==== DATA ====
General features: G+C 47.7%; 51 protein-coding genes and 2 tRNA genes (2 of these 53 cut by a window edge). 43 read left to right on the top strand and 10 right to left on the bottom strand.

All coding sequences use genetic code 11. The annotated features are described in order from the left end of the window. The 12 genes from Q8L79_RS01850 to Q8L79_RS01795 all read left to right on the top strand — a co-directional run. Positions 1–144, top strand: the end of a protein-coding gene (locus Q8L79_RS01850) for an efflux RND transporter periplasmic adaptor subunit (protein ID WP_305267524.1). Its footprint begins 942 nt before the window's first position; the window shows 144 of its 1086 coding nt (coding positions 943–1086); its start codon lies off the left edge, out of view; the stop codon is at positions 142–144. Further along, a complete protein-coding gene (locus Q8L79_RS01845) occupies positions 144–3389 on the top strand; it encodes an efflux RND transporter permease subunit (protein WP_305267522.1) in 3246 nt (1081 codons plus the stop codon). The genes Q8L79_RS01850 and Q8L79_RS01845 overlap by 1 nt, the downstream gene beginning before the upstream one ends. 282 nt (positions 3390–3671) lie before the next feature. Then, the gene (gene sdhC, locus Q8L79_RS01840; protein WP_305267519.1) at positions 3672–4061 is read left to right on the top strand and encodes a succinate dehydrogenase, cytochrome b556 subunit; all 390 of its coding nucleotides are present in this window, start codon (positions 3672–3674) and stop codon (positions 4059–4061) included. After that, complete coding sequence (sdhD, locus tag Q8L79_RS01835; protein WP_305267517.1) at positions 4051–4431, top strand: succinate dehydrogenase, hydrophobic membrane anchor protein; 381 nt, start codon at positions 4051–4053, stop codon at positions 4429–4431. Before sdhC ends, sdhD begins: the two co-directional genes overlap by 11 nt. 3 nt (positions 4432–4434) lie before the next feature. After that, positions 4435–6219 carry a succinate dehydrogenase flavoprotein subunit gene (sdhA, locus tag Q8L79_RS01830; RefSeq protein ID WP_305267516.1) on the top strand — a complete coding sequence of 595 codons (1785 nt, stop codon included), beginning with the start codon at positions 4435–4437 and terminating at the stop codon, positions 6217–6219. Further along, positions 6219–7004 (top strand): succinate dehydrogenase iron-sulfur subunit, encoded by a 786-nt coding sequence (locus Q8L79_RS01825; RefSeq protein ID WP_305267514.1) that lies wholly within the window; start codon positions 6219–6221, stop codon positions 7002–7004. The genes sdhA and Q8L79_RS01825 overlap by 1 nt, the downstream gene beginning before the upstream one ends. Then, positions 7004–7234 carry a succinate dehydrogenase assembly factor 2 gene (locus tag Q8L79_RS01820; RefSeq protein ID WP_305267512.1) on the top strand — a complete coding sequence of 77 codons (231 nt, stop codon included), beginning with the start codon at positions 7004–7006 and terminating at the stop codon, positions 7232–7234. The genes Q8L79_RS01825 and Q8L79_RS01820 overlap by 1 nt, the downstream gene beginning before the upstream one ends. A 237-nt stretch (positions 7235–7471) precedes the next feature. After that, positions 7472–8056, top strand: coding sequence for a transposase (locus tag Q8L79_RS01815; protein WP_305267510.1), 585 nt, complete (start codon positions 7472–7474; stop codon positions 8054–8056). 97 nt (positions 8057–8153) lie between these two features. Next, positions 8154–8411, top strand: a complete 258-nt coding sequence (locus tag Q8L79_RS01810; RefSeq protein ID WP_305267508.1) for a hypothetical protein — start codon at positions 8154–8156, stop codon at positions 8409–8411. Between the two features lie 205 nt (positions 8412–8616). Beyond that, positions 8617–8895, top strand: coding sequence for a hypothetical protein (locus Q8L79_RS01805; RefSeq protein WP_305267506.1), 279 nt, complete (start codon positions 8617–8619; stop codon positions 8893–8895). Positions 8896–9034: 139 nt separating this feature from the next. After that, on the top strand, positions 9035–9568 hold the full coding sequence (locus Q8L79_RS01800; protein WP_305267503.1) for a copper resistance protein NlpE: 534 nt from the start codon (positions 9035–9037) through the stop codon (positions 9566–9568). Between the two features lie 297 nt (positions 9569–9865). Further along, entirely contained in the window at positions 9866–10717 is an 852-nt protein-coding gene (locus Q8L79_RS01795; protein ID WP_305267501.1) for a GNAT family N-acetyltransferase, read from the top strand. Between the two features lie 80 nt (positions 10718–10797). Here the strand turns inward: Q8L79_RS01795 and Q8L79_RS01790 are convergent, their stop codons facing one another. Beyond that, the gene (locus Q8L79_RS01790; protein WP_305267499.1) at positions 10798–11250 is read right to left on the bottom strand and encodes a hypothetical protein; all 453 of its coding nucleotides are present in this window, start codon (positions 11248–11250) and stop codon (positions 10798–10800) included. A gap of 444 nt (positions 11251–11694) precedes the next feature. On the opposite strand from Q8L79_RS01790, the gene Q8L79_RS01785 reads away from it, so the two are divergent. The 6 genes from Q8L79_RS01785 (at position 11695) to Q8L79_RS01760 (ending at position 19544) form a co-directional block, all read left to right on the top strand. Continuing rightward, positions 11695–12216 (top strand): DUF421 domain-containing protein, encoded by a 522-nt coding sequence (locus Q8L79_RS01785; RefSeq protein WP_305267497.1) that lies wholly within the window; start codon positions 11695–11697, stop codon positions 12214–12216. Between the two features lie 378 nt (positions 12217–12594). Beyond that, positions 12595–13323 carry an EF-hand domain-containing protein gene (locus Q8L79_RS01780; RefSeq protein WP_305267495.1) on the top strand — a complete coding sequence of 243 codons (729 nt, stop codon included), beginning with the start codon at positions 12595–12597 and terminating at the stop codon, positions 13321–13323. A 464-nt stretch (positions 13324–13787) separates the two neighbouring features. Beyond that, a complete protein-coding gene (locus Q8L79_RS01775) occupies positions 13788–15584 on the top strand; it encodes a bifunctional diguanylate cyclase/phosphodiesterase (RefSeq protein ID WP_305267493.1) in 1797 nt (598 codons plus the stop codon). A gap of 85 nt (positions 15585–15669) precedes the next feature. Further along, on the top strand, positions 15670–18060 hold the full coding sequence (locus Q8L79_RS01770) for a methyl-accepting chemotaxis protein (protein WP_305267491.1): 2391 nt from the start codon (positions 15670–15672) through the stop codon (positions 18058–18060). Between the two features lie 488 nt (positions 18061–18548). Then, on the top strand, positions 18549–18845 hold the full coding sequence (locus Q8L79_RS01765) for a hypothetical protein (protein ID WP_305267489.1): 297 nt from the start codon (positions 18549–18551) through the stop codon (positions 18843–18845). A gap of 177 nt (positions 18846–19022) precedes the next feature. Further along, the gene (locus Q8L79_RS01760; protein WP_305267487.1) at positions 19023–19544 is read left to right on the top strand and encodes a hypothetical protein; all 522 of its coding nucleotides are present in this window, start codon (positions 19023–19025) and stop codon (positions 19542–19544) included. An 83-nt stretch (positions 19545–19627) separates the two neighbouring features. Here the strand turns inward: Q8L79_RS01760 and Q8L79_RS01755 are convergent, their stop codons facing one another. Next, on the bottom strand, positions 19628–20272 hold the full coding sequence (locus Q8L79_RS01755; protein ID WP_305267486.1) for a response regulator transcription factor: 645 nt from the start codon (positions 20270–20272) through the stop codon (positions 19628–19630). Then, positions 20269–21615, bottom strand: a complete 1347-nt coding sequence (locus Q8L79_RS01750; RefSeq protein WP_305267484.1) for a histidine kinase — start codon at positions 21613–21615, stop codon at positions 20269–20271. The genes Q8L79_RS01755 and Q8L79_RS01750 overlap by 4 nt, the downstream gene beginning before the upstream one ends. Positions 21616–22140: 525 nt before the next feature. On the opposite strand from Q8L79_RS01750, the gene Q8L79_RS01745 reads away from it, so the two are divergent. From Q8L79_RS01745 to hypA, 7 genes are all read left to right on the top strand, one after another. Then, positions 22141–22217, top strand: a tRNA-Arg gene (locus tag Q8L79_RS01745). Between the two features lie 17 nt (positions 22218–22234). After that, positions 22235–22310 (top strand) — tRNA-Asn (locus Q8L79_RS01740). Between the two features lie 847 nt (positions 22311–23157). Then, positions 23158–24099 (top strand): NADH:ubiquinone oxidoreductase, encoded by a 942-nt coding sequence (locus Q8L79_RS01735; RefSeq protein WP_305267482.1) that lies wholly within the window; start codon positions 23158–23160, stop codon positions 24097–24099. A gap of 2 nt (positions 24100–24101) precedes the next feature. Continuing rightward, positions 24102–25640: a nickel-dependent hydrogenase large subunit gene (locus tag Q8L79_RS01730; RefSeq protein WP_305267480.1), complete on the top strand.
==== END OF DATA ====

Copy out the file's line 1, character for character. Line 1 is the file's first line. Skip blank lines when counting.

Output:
General features: G+C 47.7%; 51 protein-coding genes and 2 tRNA genes (2 of these 53 cut by a window edge). 43 read left to right on the top strand and 10 right to left on the bottom strand.